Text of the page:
France and the Global Balance of Power

By Adnan Khan The French intervention in Mali came as a surprise for many. Such military intervention has not been seen for some time, with France intervening largely on its own. The recent history of France has been one of working through coalitions and engaging in diplomacy across the world with other nations in order to protect its interests. The French role in the world can be understood by analyzing French power past and present. ...
19th February 20135 min

By Adnan Khan
The French intervention in Mali came as a surprise for many. Such military intervention has not been seen for some time, with France intervening largely on its own. The recent history of France has been one of working through coalitions and engaging in diplomacy across the world with other nations in order to protect its interests. The French role in the world can be understood by analyzing French power past and present. 
France established a strong state in the center of Europe in 1789 through what came to be known as the French revolution, during which the French governmental structure, previously a monarchy, underwent radical change. Such changes were accompanied by turmoil and warfare involving every other major European power. France has attempted to export its culture from its very inception. Its confrontational approach has been a recurring occurrence since the day the French republic was constructed. France like Britain established numerous colonies. In 1799 Napoleon staged a coup and turned the armies of the French Empire against every major European power,  eventually dominating continental Europe through a series of military victories. It took a global alliance of various nations to halt French expansion, which was eventually achieved with the French defeat at Waterloo in 1815.
Post World War II, French policy has centered on European integration as France attempted to strengthen itself through Europe. During the Gaullist era, France perceived the United States as a threat that could make Paris irrelevant, particularly the US dominance of European foreign and defence policies through NATO. At the time, the French saw their country as a key world power that did not need hefty alliances, and needed to stand apart from the US.[1] In 1950, French Foreign Minister Robert Schuman proposed a community to integrate the coal and steel industries of Europe [2] – two elements necessary to make weapons of war – and the European Union was created. Today, France has developed close ties with reunified Germany to become the most influential driving force of the EU.
But when Nicolas Sarkozy took office in 2007, Paris grew much closer to Washington, ending Frances Gaullist period.[3] French leaders have always viewed German economic power as a threat to France’s ability to be a European power. French aims to become the United States’ key ally on the Continent, thereby assuring that Germany and other possible competitors would not be able to challenge France’s relevance or security. French cooperation with the US included France being part of US-led negotiations involving Israel and the Palestinians and has been one of the strongest supporters of the United States’ Iran policy.[4] The French strategy centred on working with the US on global issues and getting a front seat in US global ambitions. The aim here was to support US policies and simultaneously achieve its own interests. When US interests conflicted with French interests the French government would complicate, change and delay US ambitions, such as Iraq and Sudan.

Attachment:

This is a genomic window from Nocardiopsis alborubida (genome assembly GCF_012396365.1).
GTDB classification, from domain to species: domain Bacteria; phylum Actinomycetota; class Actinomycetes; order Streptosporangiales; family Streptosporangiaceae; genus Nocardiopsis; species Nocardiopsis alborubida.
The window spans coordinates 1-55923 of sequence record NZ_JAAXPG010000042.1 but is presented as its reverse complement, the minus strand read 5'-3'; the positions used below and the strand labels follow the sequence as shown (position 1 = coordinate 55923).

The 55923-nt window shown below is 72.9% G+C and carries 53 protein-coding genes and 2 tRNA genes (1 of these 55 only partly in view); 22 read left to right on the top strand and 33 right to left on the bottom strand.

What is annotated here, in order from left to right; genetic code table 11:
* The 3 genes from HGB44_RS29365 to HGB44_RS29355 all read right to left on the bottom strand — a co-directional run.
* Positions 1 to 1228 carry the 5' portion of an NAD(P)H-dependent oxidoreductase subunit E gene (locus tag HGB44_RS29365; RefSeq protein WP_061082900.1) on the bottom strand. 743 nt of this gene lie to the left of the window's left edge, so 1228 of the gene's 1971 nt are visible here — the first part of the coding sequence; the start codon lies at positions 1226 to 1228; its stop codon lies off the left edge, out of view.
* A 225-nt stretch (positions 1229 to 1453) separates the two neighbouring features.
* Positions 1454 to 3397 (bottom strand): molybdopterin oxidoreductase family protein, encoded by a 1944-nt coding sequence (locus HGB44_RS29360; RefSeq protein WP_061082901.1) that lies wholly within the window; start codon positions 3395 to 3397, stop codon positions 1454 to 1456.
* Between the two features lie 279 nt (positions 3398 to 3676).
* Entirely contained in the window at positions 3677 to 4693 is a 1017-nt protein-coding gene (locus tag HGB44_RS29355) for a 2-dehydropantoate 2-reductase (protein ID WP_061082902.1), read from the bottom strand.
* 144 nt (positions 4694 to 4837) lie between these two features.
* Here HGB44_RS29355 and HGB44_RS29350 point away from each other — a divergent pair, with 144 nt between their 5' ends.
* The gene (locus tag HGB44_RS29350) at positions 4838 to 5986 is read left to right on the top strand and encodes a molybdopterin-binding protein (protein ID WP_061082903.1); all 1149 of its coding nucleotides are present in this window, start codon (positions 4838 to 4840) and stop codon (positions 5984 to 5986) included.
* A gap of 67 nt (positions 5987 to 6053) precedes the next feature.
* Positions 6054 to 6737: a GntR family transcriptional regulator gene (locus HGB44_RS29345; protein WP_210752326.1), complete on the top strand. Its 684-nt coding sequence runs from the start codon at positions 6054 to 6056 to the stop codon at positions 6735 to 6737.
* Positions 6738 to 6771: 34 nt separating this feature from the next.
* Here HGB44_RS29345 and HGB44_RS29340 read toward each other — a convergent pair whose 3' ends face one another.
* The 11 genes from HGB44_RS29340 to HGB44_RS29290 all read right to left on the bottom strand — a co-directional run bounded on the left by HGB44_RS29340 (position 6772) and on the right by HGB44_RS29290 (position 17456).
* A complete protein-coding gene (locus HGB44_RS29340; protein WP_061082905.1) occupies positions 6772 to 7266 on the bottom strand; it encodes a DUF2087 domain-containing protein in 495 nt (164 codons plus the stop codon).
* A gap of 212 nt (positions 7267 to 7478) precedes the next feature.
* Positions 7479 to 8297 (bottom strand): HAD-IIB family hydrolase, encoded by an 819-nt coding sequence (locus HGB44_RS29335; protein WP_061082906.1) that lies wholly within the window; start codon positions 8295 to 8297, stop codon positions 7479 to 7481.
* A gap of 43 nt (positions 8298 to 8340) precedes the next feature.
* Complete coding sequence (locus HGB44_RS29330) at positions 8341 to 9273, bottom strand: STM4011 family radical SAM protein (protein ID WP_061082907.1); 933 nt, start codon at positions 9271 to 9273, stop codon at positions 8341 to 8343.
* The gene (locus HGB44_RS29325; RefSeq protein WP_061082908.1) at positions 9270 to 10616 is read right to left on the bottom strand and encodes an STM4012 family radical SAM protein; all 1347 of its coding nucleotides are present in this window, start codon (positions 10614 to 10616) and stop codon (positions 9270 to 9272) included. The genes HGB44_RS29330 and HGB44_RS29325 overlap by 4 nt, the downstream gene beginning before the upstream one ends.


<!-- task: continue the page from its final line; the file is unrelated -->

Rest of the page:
France like Britain has been a key player in European history and politics, its policies for decades has been centered on creating influence across the world through its colonies, French culture and through its economic strength. France continues to have influence in much of North Africa, the Sahel region, in addition to Lebanon due to the presence in these states of many people educated with French culture. Politically, on the other hand, France has lost much footing in these countries to Britain and the US.
France’s biggest challenge is internal rather than external. Many consider French culture to be dead. Whilst France at the dawn of Capitalism was leading change in Europe, today most thinkers, new ideas and philosophers come from the US. This has created a very insecure France who has become very pessimistic about the future of the nation. This is why anti-immigration policies are very popular in France. Successive waves of immigration have not only diluted French culture, but the failure to integrate foreigners and have them embrace French culture has led to much tension internally. The European Union (EU) in which France has invested significant political capital is leading to many of the problems and challenges it faces. The common market, the EU’s common agricultural policy (CAP) and EU budget were supposed to strengthen France, but are now leading to the weakening of France as it is now funding a much larger European Union. 
Whilst France in the early 20th century co-organised the world and co-designed many a country’s borders through the Sykes-Picot agreement – a pre – WW1 agreement between the French and British on how they would divide the Middle East between themselves – the reality today is very different. The French are just one of many global players and are being challenged by the likes of the US in traditional French colonial territories such as Lebanon, Algeria and Mali. France faces some significant challenges in the short to medium term with the most important being the future of the EU, which for long has been a key French political tool.  

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